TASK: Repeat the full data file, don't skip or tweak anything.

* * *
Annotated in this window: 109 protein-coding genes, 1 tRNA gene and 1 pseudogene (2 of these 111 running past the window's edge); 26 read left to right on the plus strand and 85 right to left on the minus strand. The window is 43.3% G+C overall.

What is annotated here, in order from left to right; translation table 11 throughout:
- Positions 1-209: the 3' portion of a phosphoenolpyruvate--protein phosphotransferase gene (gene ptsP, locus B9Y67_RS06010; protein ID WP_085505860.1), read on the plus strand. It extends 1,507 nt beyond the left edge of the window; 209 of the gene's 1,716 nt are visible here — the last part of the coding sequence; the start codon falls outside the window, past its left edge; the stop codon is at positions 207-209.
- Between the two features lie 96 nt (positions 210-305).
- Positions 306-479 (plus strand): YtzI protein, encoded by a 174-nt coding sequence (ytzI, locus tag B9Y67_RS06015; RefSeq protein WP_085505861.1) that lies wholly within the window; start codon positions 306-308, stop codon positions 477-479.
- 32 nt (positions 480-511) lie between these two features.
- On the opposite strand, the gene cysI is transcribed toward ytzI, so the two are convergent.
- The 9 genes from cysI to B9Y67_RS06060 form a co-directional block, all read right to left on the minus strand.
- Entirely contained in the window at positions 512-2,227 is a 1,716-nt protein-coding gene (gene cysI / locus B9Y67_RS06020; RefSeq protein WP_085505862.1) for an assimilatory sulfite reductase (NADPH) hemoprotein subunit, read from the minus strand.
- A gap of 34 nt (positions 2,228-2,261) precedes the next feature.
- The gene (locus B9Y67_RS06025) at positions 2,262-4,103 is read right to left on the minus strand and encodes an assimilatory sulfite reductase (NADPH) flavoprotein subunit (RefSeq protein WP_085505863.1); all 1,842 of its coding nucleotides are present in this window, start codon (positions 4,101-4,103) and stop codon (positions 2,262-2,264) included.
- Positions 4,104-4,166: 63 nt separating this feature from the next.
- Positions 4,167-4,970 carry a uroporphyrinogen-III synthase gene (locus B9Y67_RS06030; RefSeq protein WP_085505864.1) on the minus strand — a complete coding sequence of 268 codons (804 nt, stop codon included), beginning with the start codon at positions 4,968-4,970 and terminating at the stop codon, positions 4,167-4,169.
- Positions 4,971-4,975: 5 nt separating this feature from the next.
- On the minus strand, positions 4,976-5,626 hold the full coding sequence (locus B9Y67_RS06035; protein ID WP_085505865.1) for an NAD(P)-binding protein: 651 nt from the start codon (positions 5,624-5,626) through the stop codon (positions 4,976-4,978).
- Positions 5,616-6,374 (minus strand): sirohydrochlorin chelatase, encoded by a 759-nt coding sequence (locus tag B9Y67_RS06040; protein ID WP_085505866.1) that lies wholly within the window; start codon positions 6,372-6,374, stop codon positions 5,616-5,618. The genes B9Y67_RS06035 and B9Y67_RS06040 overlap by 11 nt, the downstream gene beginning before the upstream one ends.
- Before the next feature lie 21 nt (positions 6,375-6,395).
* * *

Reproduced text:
Annotated in this window: 109 protein-coding genes, 1 tRNA gene and 1 pseudogene (2 of these 111 running past the window's edge); 26 read left to right on the plus strand and 85 right to left on the minus strand. The window is 43.3% G+C overall.

What is annotated here, in order from left to right; translation table 11 throughout:
- Positions 1-209: the 3' portion of a phosphoenolpyruvate--protein phosphotransferase gene (gene ptsP, locus B9Y67_RS06010; protein ID WP_085505860.1), read on the plus strand. It extends 1,507 nt beyond the left edge of the window; 209 of the gene's 1,716 nt are visible here — the last part of the coding sequence; the start codon falls outside the window, past its left edge; the stop codon is at positions 207-209.
- Between the two features lie 96 nt (positions 210-305).
- Positions 306-479 (plus strand): YtzI protein, encoded by a 174-nt coding sequence (ytzI, locus tag B9Y67_RS06015; RefSeq protein WP_085505861.1) that lies wholly within the window; start codon positions 306-308, stop codon positions 477-479.
- 32 nt (positions 480-511) lie between these two features.
- On the opposite strand, the gene cysI is transcribed toward ytzI, so the two are convergent.
- The 9 genes from cysI to B9Y67_RS06060 form a co-directional block, all read right to left on the minus strand.
- Entirely contained in the window at positions 512-2,227 is a 1,716-nt protein-coding gene (gene cysI / locus B9Y67_RS06020; RefSeq protein WP_085505862.1) for an assimilatory sulfite reductase (NADPH) hemoprotein subunit, read from the minus strand.
- A gap of 34 nt (positions 2,228-2,261) precedes the next feature.
- The gene (locus B9Y67_RS06025) at positions 2,262-4,103 is read right to left on the minus strand and encodes an assimilatory sulfite reductase (NADPH) flavoprotein subunit (RefSeq protein WP_085505863.1); all 1,842 of its coding nucleotides are present in this window, start codon (positions 4,101-4,103) and stop codon (positions 2,262-2,264) included.
- Positions 4,104-4,166: 63 nt separating this feature from the next.
- Positions 4,167-4,970 carry a uroporphyrinogen-III synthase gene (locus B9Y67_RS06030; RefSeq protein WP_085505864.1) on the minus strand — a complete coding sequence of 268 codons (804 nt, stop codon included), beginning with the start codon at positions 4,968-4,970 and terminating at the stop codon, positions 4,167-4,169.
- Positions 4,971-4,975: 5 nt separating this feature from the next.
- On the minus strand, positions 4,976-5,626 hold the full coding sequence (locus B9Y67_RS06035; protein ID WP_085505865.1) for an NAD(P)-binding protein: 651 nt from the start codon (positions 5,624-5,626) through the stop codon (positions 4,976-4,978).
- Positions 5,616-6,374 (minus strand): sirohydrochlorin chelatase, encoded by a 759-nt coding sequence (locus tag B9Y67_RS06040; protein ID WP_085505866.1) that lies wholly within the window; start codon positions 6,372-6,374, stop codon positions 5,616-5,618. The genes B9Y67_RS06035 and B9Y67_RS06040 overlap by 11 nt, the downstream gene beginning before the upstream one ends.
- Before the next feature lie 21 nt (positions 6,375-6,395).